By William Pesek
Investors are questioning whether Japan can avoid an eventual default, says William Pesek.
Naoto kan may get the state dinners and the motorcades, but he no longer runs Japan. Economist Masaaki Shirakawa does.
If anything is clear since the drubbing that prime minister Kan's Democratic Party of Japan (DPJ) took earlier this week, it's that politicians are passing the buck to the central bank. Expect Bank of Japan (BOJ) governor Shirakawa to feel more pressure to boost economic growth than ever before.
You may think you have seen this movie before. You haven't.
Increased reliance on the BOJ will end badly for the world economy.
It's now entirely possible that, come September, Japan will have its sixth leader in four years. Speculation is growing that a power struggle could nudge Kan out of a job he assumed just five weeks ago. That would be a blow to investors. Kan is the only leader in twenty years who has talked seriously about ending Japan's debt-fuelled-growth insanity.
With Kan now weakened to lame-duck status, the odds of him reining in a debt that is double the size of Japan's $4.9 trillion economy are dwindling. His party lost control of parliament's upper house in July 11 elections. The International Monetary Fund has warned about the nation's fiscal trajectory.
Before the debt crisis in Greece, it was perhaps possible to downplay Japan's burden. Now, investors are questioning whether Japan can avoid an eventual default.
That's admittedly a stretch. Japanese households are sitting on trillions of dollars in savings and more than 90 percent of government debt is held domestically. Also, Chinese demand for Japan's debt is growing markedly, as finance minister Yoshihiko Noda has admitted. Japan is neither Greece today, nor Thailand circa 1997.
Yet attention is turning to a depressing figure: $80,000. Last November, the media worked itself into a tizzy over news that Japan owed $76,000 for each of us 126 million people residing here. Around the same time, former IMF chief economist Simon Johnson told the US Congress that there is a "real risk that Japan could end up in a major default." Well, that figure has grown to $80,000 per person.
If I could wager my $80,000 share, I'd bet that Kan's travails are a harbinger of even greater trouble for Japan.
Demographics alone are enough to keep you awake at night. Sony Financial Holdings Inc tells the story. The insurance and banking unit of Sony Corp said it's expanding in Asia as an aging population constrains growth at home.
Japanese leaders seem completely befuddled by this phenomenon and others. Kan essentially committed political suicide by proposing higher consumption taxes amid deflation and weak employment. Even if Kan hangs on to his job, his credibility has taken a terrible blow.
Kan, missteps aside, may be the most prescient Japanese premier in years. His focus on unsustainable debt trends is the right one. Japan needs to create growth organically, not via stimulus. Kan's weakened position makes it much harder for him to balance the budget in ten years.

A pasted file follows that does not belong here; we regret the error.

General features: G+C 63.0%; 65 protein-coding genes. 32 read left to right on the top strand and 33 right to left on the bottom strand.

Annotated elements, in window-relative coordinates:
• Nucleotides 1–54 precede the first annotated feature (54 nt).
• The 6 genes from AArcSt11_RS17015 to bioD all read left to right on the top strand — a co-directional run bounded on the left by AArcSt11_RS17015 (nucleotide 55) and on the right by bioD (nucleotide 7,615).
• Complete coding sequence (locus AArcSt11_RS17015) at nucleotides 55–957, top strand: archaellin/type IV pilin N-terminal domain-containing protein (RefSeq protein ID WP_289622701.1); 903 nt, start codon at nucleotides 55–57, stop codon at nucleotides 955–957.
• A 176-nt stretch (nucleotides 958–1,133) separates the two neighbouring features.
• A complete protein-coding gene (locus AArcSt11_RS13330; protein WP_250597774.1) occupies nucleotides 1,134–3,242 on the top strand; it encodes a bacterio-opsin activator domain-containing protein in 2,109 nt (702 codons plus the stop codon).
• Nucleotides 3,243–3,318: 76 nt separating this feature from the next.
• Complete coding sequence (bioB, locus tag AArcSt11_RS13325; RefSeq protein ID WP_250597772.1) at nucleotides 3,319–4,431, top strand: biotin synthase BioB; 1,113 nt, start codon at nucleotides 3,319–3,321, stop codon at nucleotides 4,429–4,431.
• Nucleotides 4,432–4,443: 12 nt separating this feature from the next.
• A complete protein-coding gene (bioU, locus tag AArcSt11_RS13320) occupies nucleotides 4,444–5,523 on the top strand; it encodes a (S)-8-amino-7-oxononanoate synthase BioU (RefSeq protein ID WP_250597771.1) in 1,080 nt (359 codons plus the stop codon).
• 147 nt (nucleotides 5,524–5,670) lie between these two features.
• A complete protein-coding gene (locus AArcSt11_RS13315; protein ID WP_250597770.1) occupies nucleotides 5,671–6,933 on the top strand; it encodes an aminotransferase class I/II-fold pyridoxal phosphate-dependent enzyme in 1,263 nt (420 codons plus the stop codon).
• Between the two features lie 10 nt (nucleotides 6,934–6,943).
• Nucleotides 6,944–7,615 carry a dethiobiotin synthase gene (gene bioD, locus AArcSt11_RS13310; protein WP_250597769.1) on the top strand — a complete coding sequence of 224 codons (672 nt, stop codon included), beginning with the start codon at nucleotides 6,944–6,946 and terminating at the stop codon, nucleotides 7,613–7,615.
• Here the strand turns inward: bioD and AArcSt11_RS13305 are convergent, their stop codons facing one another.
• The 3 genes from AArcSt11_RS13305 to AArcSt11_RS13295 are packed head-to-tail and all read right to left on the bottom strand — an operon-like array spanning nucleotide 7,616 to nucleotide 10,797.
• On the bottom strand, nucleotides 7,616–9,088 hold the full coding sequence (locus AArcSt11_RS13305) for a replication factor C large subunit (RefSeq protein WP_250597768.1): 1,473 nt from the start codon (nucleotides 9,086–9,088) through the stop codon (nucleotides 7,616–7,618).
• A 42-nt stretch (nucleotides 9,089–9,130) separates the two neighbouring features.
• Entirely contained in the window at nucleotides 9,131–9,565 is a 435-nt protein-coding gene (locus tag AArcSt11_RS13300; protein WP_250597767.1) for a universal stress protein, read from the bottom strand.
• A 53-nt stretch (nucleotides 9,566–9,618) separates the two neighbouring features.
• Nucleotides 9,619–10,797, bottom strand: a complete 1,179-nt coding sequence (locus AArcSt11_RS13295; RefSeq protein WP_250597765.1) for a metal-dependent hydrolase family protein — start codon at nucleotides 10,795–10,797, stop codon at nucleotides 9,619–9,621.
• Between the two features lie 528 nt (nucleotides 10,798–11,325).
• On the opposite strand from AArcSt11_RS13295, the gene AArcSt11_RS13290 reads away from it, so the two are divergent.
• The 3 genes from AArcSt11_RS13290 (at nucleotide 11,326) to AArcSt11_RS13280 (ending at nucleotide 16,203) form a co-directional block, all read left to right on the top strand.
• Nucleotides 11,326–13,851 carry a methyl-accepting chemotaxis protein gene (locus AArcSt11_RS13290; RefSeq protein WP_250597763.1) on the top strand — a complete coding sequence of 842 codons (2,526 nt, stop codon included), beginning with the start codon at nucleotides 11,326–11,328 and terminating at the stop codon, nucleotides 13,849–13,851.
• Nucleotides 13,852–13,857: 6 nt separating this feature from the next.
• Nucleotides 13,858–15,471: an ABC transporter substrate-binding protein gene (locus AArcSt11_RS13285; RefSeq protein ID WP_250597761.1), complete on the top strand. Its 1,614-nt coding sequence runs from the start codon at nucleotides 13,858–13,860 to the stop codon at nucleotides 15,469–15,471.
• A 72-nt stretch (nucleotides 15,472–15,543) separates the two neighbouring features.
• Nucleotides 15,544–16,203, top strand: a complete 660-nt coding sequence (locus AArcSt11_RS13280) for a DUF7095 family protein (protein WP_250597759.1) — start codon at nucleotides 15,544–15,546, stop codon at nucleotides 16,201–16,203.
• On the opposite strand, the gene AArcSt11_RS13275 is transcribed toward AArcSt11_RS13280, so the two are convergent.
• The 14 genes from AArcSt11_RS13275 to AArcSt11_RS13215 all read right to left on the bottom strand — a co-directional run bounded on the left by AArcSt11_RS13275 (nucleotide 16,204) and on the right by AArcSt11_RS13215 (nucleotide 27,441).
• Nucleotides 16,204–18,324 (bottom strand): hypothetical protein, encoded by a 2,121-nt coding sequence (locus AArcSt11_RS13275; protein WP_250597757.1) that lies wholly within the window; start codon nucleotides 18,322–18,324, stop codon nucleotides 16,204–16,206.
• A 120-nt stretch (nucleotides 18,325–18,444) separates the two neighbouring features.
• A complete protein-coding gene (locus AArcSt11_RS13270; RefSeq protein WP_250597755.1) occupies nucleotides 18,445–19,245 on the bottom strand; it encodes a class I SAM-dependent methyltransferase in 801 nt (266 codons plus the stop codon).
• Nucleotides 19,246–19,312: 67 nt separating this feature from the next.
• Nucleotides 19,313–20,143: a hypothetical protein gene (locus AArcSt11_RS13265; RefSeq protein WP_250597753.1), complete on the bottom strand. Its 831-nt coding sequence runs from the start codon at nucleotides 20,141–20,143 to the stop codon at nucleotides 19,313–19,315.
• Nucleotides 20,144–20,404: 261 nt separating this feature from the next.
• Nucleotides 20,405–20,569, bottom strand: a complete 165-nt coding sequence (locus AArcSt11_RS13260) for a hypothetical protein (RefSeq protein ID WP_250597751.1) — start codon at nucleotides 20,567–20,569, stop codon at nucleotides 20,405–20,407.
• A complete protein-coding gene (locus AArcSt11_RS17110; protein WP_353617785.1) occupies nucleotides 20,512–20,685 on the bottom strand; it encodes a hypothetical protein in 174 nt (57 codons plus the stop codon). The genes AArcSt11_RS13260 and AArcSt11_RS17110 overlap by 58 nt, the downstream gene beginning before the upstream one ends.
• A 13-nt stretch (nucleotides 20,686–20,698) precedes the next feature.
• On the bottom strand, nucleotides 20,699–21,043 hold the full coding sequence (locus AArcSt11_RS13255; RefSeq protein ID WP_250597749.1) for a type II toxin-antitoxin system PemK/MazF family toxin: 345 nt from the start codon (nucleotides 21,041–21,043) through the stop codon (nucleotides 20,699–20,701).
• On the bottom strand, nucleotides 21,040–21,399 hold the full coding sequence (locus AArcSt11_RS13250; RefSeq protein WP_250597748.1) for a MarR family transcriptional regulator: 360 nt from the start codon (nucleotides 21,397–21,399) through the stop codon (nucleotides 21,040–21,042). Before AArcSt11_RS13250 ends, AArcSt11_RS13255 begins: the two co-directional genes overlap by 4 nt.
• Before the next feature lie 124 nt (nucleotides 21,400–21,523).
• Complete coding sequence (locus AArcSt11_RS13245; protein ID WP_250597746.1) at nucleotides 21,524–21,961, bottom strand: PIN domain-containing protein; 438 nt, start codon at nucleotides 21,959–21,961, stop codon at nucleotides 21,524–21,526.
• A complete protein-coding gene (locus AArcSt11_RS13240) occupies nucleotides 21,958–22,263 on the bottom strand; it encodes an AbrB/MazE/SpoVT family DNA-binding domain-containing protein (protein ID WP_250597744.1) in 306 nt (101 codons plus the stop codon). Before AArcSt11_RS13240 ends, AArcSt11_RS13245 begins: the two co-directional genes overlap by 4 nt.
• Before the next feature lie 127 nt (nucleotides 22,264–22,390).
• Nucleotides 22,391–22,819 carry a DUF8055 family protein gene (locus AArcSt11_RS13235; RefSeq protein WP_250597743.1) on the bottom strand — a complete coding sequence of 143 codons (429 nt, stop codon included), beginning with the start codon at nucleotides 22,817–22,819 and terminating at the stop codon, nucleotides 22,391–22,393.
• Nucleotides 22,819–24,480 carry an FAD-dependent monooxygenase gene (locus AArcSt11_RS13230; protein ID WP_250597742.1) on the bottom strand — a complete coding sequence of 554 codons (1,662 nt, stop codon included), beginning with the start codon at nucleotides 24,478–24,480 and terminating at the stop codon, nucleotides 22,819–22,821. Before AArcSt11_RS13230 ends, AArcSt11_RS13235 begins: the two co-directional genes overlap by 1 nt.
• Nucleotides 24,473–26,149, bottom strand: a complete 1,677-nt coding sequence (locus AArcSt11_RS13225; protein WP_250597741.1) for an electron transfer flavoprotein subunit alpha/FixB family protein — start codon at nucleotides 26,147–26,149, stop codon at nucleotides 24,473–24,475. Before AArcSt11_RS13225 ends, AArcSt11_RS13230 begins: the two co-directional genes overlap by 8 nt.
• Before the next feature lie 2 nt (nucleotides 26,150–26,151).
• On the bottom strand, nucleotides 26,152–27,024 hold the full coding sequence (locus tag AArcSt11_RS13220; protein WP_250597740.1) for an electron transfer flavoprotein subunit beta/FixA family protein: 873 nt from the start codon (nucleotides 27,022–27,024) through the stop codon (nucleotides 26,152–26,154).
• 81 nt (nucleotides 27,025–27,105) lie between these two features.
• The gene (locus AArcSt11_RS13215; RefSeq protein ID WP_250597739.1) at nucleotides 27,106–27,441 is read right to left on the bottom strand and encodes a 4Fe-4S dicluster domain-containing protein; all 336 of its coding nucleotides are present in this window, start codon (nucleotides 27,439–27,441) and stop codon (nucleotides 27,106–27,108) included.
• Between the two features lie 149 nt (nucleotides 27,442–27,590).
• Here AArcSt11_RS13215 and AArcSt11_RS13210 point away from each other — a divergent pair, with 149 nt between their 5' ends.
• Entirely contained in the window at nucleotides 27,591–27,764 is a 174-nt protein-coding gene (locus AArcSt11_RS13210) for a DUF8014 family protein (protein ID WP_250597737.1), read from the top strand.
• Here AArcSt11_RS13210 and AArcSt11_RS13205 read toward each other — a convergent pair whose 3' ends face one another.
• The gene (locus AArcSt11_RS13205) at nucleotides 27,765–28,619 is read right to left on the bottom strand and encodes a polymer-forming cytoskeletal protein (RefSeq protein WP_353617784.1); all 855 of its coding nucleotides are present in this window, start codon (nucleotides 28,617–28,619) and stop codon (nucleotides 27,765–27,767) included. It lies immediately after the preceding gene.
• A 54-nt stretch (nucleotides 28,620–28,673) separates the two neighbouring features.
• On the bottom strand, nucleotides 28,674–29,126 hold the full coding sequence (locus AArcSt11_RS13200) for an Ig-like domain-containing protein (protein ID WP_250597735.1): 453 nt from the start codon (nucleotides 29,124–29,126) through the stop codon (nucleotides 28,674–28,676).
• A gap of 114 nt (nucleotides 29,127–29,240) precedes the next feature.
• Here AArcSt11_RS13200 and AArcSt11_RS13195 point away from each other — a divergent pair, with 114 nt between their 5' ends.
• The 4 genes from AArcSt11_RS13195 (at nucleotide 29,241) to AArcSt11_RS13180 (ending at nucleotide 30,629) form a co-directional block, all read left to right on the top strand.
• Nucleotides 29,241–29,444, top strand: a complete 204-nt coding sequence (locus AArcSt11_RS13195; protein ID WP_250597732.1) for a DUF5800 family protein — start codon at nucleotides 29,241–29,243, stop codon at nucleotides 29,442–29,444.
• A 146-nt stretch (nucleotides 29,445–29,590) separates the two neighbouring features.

It's possible Kan will get a second wind and that two years from now Japan will be on stronger footing. Kan will have to stay in his job and then win broad support for radical change. Both accomplishments look unlikely.
The DPJ's poor election showing gave rise to a new crop of lawmakers. Rather than offering fresh ideas, many see the central bank as the answer. The sudden emergence of Yoshimi Watanabe's one-year-old "Your Party" is a case in point. Japan's newest political force is already calling on Shirakawa to do more.
This isn't change; it's the same-old-same-old. For twenty years now, politicians have relied on the central bank to boost the economy. Never mind that Japan's problems are more structural than monetary - critics say the BOJ isn't doing enough.
Yet greater reliance on the BOJ is dangerous. In 2000, it was one thing to rely on monetary largess. Ten years on, it's quite another. Moody's Investors Service and Standard & Poor's are sniffing around Tokyo for any whiff of optimism to offset Japan's toxic fiscal and demographic trajectories.
As Japan's credit rating edges lower, so will investor confidence.
The Land of the Rising Sun is becoming the Land of the Setting Sun.
With the benchmark interest rate at 0.1 percent, what can Shirakawa do? He could return to the quantitative easing of the early 2000s. He could buy loads of government and corporate debt, essentially monetising the economy. He could leave the yen-printing presses on indefinitely.
Any of these actions will take even more of the onus off politicians to do their jobs. Two decades after the bubble years ended, Japan still doesn't know how to grow without massive government subsidies. BOJ moves to bail out the government will punt true change another five or ten years down the road.
Japan doesn't have that kind of time to spare. Pressure for the BOJ to take the lead smacks of desperation.
It's also a sign that Japan may underperform to an even greater degree in the years ahead.
William Pesek is a Bloomberg News columnist. The opinions expressed are his own.